Breakdown Press on the Intimate Value of Comics in Lockdown

Breakdown Press are the maverick independent publisher behind an array of beautifully colourful, and often hilarious comics. [author]Rosalind Duguid[/author] speaks with them about the escapism and release that comics offer—even from the confines of your bedroom.

Windowpane, Joe Kessler
Windowpane, Joe Kessler

I associate comics with a certain sense of isolation. Maybe it’s to do with days spent reading Ghost World in my bedroom as a teenager, being defiantly alone, attempting to absorb the jaded humour of Enid and Rebecca. Or maybe the stack of Beanos kept under my childhood bed; a newsprint escape after a day at school. Would comics be flourishing while people were stuck inside?

I decided to speak to some people who actually know the score. Breakdown Press are the maverick independent publishers behind an array of beautifully colourful, and often hilarious comics. In 2014 they set up Safari Festival, which gathered small presses and publishers from across the world in a flurry of cartoon-oriented activity.

I chatted with Tom, Joe and Simon from Breakdown about the ever-changing comics world, and how it’s coping under lockdown.

Mumu and the Silky Road, Brie Moreno
Mumu and the Silky Road, Brie Moreno

How did you all come to comics, and how did you come together?

Simon: It’s two separate but intersecting stories that came together, but essentially Tom and I were working at Gosh! Comics in London and we met Joe there.

Joe: I was going to chat people up. I didn’t know anyone that was interested in comics in the same way as I was, so I used to go around comic shops trying to meet people that were.

“We were using a bunch of colours, and it looked different from most of the stuff people were self-publishing at the time”

Tom: And there’s a fourth, invaluable partner in Breakdown: Josh Palmano, who runs Gosh!

Simon: Joe’s book, Windowpane, was our first, and it was named Book of the Fair at Brooklyn Comic and Graphics Festival.




Joe: It’s strange to imagine this was the early days of risograph small press stuff, so we were using a bunch of colours and it looked different from most of the stuff people were self-publishing at the time. Now it looks like everything else that’s coming out. But that look papered over a lot of the cracks of the raw juvenilia of that particular project.

Tom: I don’t know, I think you can go far on raw juvenilia.

Joe: If only I could get it back! Rather than that over-cooked juvenilia that I’ve been serving.

The Artist, Anna Haifisch

Tom: At the time there were a number of interesting threads to UK comics: cartoonists like Antoine Cossé or Dickie Short, as he was then known. We thought we could do something to tie the good end of comics together.

Joe: Now there’s a load of presses that are the same size as we were then. It’s quite an occupied position. But then, there were artists like Connor Willumsen, Lala Albert, Inés Estrada, who weren’t established enough to work with larger publishers like Drawn and Quarterly, Fantagraphics, so we asked them. We put together a list of people we really wanted to work with and none of them were like “I’m already doing a book with someone else,” which was strange and surprising. At the time we felt quite celebratory about it, but in hindsight it’s actually just the doom bell of the scale of the comics world, tolling, saying “this is a very small hill”.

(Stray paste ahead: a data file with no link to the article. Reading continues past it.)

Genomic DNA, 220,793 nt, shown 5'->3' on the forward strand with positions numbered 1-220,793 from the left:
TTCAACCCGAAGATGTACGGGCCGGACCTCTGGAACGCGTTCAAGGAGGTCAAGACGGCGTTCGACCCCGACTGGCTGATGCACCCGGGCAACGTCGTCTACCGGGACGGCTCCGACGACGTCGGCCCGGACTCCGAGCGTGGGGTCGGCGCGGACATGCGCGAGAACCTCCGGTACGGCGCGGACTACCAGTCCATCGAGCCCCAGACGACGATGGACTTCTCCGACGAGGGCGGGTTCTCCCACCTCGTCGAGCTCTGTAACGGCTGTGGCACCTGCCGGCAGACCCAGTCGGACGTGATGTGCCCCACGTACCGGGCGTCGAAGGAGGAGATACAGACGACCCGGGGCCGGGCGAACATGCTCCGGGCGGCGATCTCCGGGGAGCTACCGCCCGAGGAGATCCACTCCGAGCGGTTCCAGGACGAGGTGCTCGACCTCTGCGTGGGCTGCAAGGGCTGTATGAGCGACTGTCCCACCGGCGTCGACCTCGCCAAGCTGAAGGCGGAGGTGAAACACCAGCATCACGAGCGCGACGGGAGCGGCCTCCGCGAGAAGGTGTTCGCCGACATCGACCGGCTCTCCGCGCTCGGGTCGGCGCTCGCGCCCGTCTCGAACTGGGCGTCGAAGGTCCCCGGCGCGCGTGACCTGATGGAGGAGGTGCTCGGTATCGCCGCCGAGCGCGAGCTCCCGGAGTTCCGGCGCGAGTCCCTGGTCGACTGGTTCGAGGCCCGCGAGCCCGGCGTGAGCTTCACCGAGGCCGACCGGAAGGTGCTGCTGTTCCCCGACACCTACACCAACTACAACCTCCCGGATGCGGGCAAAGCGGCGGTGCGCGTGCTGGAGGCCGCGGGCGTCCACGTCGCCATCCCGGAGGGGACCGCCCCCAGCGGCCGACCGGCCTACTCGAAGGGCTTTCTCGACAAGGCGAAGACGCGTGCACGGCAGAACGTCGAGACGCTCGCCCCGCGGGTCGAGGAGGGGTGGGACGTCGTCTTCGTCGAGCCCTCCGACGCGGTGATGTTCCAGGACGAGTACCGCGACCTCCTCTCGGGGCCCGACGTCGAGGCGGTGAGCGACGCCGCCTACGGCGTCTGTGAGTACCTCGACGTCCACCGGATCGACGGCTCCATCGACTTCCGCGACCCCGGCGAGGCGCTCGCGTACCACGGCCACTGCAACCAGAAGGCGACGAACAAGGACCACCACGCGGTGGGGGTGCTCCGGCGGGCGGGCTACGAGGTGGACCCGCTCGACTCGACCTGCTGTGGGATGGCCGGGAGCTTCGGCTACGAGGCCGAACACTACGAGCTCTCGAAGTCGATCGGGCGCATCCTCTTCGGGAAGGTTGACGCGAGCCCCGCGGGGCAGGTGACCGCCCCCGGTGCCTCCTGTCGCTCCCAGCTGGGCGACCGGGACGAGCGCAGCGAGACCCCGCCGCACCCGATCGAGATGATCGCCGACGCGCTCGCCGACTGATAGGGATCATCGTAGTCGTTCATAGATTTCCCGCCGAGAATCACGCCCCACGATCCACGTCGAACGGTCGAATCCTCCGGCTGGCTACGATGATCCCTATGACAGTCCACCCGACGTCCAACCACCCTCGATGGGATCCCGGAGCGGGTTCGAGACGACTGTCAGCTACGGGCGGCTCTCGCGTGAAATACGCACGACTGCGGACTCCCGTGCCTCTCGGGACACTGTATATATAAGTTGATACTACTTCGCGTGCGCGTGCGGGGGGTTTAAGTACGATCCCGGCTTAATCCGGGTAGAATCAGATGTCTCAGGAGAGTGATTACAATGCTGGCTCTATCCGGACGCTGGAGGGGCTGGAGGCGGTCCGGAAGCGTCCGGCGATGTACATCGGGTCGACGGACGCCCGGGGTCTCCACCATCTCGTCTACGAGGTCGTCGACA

Simon: We found people through Tumblr, only because that was the place you looked. Instagram wasn’t really a thing at that point. We weren’t particularly Tumblr scene.

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  • Whistle, Louka Butzbach

Haha, I still use Tumblr.

Simon: Oh so do I! But for a very specific purpose that’s not comics… or porn, if that’s what it sounds like.

Joe: No one mentioned it Simon.

Simon: I use it for Dungeons and Dragons!

Joe: Have you not spoken to anyone in quite a while?

Simon: I’ve been speaking to strangers via chat all day, but I have to talk about finance.

Joe: That might be a nice feature of the isolation interview…

Simon: Simon’s madness.

I’ll make sure to highlight it.

Simon: Or don’t.




What’s changed?

Simon: We’ve come across fewer unpublished artists who we’ve been stunned by. I’m sure it hasn’t dried up. Maybe the work people are making has diverged slightly from what we’re interested in. That’s speculation rather than necessarily true. But then recently we’ve been working with European, particularly French artists, like Louka Butzbach, who hadn’t been published by an English language publisher before.

Tom: Our remit is ever broadening—like when we started publishing old manga, when we started publishing other reprint comics. We even published a book that’s not comics.

Joe: Brilliant idea it turns out. Our best ever financial move.

After Man: A Zoology of the Future, Dougal Dixon
After Man: A Zoology of the Future, Dougal Dixon

Tom: When we got the first sales reports of After Man, I was like “the rest of the publishing industry, they’re on to something here.”

Simon: You can publish anything, as long as it’s not comics!

Joe: No wonder some of them even pay themselves!

How would you define the approach to comics that you’re interested in?

Simon: We don’t sit down and discuss an aesthetic for Breakdown, it’s more like, “Do you like this one?”; “Yeah, I like that one”. Rich Short and Antoine Cossé are mates who we chat to a lot, so they contribute suggestions to publish—they’re sort of part of the editorial team. With the Japanese stuff, Ryan Holmberg (the translator) suggests stuff too. I didn’t know Sasaki Maki before he suggested it, and it’s wicked. It’s an amalgam of seven different personal, overlapping interests.




What about the comic book’s physicality? Holding the pages between your fingers—is that an important point for you?